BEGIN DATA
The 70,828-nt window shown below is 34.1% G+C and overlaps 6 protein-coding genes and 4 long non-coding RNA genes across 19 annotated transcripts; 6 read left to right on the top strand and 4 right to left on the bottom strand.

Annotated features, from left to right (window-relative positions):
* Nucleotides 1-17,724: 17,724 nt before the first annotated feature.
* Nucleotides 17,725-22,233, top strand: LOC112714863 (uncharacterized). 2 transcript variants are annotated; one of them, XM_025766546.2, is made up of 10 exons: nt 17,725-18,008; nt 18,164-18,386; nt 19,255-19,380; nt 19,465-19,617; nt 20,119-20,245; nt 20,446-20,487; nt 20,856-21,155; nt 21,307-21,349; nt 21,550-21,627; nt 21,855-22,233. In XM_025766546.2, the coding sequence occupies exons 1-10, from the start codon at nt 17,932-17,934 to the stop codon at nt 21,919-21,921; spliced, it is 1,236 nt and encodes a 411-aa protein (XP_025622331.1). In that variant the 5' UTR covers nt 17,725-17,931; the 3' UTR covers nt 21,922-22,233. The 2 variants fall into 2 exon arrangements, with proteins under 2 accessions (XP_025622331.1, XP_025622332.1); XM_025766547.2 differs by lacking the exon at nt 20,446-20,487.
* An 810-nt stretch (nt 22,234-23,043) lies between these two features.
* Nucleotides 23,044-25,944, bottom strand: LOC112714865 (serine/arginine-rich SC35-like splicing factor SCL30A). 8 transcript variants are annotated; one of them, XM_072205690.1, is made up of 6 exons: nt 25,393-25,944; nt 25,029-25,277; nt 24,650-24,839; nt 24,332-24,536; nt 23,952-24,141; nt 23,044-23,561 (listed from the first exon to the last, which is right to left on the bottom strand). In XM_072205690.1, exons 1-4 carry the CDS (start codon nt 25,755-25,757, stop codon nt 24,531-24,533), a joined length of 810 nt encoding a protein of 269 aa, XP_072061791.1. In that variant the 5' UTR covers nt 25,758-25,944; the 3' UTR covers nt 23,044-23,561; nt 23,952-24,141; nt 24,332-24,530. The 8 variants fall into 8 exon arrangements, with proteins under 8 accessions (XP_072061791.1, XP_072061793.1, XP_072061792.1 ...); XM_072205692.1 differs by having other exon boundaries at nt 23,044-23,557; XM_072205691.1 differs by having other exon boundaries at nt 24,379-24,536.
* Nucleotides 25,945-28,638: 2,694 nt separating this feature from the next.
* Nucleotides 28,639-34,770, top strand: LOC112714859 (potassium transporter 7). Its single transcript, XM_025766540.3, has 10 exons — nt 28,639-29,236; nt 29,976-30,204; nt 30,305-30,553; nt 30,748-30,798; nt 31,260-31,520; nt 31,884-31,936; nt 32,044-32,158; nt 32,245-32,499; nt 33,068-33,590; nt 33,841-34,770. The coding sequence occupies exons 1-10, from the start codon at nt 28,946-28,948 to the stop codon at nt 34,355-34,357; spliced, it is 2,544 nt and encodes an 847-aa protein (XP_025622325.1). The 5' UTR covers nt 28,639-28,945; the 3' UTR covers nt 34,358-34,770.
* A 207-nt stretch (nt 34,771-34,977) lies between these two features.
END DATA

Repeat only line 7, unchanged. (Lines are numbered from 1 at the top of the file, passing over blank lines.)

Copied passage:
* Nucleotides 25,945-28,638: 2,694 nt separating this feature from the next.